Propranolol Treatment for Hemangioma of Infancy: Risks and Recommendations
Address correspondence to Leslie P. Lawley, M.D., Department of Dermatology, Emory University School of Medicine, 1365-A Clifton Road, NE, Suite 1400, Atlanta, GA 30322, or e-mail: email@example.com.
Abstract: Hemangioma of infancy is a condition that may be associated with significant morbidity. While evidence most supports the use of corticosteroids, there is no well-defined or Federal Drug Administration (FDA)-approved systemic therapy for hemangioma of infancy. All currently used treatments have significant risks. Dramatic improvement of complicated hemangioma of infancy to propranolol was recently reported, but details for initiating therapy, monitoring, and potential risks were not included. We present two infants treated with propranolol, who suffered complications and propose a treatment protocol to minimize potential adverse events.
Hemangiomas of infancy (HOI) are common, benign, self-limited tumors, but a significant percent of these lesions are associated with substantial morbidity in infancy and childhood (1,2). Tumors that often require treatment include those involving the periorbital area, central face, airway, skin folds, and anogenital area, sites at high risk for ulceration, dysfunction, or disfigurement (3). However, there is currently no well-studied or FDA-approved systemic therapy for HOI. While oral prednisolone at 2–5 mg/kg/day has been considered first-line therapy, there is only one small randomized controlled trial of this treatment, comparing it with monthly IV solumedrol (4). While systemic corticosteroids can be effective for high-risk HOI, response is variable and side-effects are insidious, difficult to monitor and potentially serious. Other medications that have been used to treat alarming hemangiomas carry higher risks for adverse effects. This list includes vincristine, interferon alpha, and cyclophosphamide (5,6).
Recently, a small case series of infants with HOI documented a dramatic improvement following treatment with oral propranolol (7). Interestingly, this observed response was serendipitous, discovered with an attempt to treat the adverse cardiac effects that developed as a result of high-dose systemic corticosteroids. This series of 11 patients prompted many pediatric dermatologists to prescribe propranolol for infants with high-risk lesions (8), and triggered a flurry of postings on patient-support Web sites.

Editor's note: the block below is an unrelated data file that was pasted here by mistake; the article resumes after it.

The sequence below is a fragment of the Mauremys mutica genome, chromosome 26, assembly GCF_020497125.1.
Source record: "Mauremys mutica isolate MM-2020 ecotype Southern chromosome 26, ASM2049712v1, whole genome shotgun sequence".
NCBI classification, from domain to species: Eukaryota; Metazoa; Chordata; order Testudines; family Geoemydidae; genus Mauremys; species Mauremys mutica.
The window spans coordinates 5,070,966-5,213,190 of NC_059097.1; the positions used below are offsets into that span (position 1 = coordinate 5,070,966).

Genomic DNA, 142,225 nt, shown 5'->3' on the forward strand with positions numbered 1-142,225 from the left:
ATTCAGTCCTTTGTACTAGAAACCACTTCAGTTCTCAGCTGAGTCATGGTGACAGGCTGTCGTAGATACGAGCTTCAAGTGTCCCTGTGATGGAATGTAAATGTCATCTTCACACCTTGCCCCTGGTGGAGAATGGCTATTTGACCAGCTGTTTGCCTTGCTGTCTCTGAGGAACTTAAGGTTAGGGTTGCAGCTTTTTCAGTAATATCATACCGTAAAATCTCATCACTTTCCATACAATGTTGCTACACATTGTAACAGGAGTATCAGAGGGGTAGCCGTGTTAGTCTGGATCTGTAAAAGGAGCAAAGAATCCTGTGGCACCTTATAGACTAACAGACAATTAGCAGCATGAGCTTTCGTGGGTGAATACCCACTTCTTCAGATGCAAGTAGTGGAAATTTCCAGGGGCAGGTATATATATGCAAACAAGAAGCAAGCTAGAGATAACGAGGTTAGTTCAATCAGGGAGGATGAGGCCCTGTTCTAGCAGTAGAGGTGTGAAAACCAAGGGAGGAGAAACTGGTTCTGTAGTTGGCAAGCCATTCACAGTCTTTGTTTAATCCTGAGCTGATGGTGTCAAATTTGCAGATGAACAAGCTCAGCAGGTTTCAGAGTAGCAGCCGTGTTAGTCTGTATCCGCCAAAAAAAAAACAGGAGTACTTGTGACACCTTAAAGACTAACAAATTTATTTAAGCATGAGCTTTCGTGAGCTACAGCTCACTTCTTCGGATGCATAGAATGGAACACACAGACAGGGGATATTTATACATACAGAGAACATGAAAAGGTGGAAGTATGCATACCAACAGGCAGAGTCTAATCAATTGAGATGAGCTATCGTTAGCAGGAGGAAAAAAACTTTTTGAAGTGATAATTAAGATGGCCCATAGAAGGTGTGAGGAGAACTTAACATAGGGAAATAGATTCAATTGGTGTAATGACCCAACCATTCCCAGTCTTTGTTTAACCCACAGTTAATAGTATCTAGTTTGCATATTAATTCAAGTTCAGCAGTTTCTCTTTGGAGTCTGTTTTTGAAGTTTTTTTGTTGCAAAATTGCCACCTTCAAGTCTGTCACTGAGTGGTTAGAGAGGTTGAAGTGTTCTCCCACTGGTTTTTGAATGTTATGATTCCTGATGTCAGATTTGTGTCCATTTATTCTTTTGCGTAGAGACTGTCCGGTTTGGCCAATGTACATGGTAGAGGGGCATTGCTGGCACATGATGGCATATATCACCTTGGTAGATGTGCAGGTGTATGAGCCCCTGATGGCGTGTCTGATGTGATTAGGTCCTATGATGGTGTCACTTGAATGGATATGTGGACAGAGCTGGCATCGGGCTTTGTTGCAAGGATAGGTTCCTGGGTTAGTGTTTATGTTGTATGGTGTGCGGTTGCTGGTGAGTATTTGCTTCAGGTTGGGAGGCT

Unfortunately, the report did not include a discussion on the details of starting and monitoring propranolol therapy, or the potential risks, which may be distinct in this patient population. The most common serious adverse hemodynamic effects of propranolol are bradycardia and hypotension (9,10). Unlike the index patient treated with propranolol by Leaute-Labreze et al (7) for corticosteroid-induced hypertrophic cardiomyopathy, infants with very large hemangiomas, Posterior fossa brain malformation, Hemangiomas of the face, Arterial anomalies, Cardiac abnormalities, Eye abnormalities, Sternal cleft defects (PHACES), or Perineal hemangioma, External genetalia malformations, Lipomyelomeningocele, Vesicorenal abnormalities, Imperforate anus, Skin tag (PELVIS) syndrome and especially those with military (diffuse, disseminated) hemangiomatosis, are at risk for high-output cardiac compromise (11). Not only does propranolol have the potential to conceal the tachypnea, hyperhidrosis, and other clinical signs of early cardiac failure, it may also worsen the cardiac performance. Hypoglycemia is another important side-effect that may occur without characteristic jitteriness, because this feature may be blunted by propranolol. Significant long-term neurologic outcomes have been linked to prolonged hypoglycemia in infants (12,13). We report here two infants treated with propranolol, who suffered complications: bradycardia and occult hypoglycemia.
An 8-week-old girl presented with a 2-week history of rapidly growing violaceous tumor on the right upper eyelid. Systemic corticosteroid treatment was initiated at 2.5 mg/kg/day given as a single morning dose, along with ranitidine at 2 mg/kg/dose every 12 hours. The first 2 weeks of therapy were complicated by prolonged episodes of fussiness and continued hemangioma growth. Propranolol was added to her regimen at a total of 2 mg/kg/day given in divided doses every 12 hours. After the first two doses of propranolol she became lethargic and developed cool, clammy hands and feet, prompting evaluation in the emergency room. At that time, her pulse was 87 (average 145 bpm, range 105–185 bpm, age 1–6 mos) and systolic blood pressure 60 mmHg (111 mmHg 95 percentile, 94 mmHg 50 percentile, age 1–5 mos) (14). Blood glucose level was not determined. After 2 hours of monitoring, her pulse and blood pressure returned to normal without specific intervention and propranolol was discontinued. She was referred for intralesional potassium titanyl phosphate laser and intralesional triamcinolone under general anesthesia. Her HOI decreased in size after two treatment sessions and has remained stable without ophthalmologic impairment.